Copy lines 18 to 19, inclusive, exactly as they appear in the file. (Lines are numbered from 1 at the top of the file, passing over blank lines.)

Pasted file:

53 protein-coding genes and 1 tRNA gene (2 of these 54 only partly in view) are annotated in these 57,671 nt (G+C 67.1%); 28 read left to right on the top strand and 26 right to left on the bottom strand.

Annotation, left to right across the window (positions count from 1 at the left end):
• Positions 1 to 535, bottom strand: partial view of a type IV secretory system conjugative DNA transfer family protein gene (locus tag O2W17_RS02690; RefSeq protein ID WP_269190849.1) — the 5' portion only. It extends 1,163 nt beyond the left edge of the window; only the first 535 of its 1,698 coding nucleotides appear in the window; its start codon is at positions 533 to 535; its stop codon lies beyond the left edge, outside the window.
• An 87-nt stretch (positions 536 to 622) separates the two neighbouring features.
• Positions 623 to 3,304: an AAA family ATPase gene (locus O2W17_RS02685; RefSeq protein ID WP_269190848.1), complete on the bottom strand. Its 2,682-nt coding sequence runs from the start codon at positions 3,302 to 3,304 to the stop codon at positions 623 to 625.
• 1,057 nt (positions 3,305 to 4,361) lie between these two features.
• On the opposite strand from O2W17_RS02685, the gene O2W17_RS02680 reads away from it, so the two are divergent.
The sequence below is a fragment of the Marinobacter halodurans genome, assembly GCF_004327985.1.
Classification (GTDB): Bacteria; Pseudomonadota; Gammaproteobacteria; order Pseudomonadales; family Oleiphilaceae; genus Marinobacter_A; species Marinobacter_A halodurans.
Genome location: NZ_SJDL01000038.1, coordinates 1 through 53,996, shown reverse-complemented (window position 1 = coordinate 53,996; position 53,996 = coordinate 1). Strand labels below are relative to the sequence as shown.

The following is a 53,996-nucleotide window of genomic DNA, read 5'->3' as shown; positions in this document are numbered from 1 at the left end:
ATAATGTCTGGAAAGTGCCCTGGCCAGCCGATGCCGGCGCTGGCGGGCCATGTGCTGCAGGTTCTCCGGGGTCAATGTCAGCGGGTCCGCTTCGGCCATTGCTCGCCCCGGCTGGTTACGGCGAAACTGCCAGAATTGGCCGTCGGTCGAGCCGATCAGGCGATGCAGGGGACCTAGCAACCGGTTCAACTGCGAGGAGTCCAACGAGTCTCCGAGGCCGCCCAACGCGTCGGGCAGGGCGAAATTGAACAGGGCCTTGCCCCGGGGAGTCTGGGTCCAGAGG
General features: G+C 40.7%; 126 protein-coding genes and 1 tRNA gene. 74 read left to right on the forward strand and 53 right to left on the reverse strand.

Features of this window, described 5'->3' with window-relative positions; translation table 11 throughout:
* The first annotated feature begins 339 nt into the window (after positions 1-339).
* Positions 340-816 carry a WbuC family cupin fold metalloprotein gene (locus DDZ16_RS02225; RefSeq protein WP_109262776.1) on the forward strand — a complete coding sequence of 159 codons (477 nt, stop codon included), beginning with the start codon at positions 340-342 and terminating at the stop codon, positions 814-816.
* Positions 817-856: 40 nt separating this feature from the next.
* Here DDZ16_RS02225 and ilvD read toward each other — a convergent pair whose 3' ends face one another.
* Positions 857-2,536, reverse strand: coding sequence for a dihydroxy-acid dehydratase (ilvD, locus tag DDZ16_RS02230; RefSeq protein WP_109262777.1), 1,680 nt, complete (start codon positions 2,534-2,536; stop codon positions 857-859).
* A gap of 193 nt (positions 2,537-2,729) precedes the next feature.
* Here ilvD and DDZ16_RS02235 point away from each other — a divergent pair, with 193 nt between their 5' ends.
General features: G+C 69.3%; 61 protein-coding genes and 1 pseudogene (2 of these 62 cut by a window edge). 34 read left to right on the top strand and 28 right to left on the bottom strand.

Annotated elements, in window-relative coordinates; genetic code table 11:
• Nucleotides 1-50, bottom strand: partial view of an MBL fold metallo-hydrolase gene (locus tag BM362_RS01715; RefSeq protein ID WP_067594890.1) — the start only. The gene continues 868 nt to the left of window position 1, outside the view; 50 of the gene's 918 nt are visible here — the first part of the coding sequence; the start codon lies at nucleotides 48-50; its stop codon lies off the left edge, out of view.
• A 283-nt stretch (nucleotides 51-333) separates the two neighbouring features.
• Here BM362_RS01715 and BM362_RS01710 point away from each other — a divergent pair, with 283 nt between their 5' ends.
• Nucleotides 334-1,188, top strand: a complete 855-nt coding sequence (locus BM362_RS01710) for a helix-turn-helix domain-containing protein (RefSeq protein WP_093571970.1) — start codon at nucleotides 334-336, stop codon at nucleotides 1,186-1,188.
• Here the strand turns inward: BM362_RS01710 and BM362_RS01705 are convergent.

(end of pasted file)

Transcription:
* Here DDZ16_RS02225 and ilvD read toward each other — a convergent pair whose 3' ends face one another.
* Positions 857-2,536, reverse strand: coding sequence for a dihydroxy-acid dehydratase (ilvD, locus tag DDZ16_RS02230; RefSeq protein WP_109262777.1), 1,680 nt, complete (start codon positions 2,534-2,536; stop codon positions 857-859).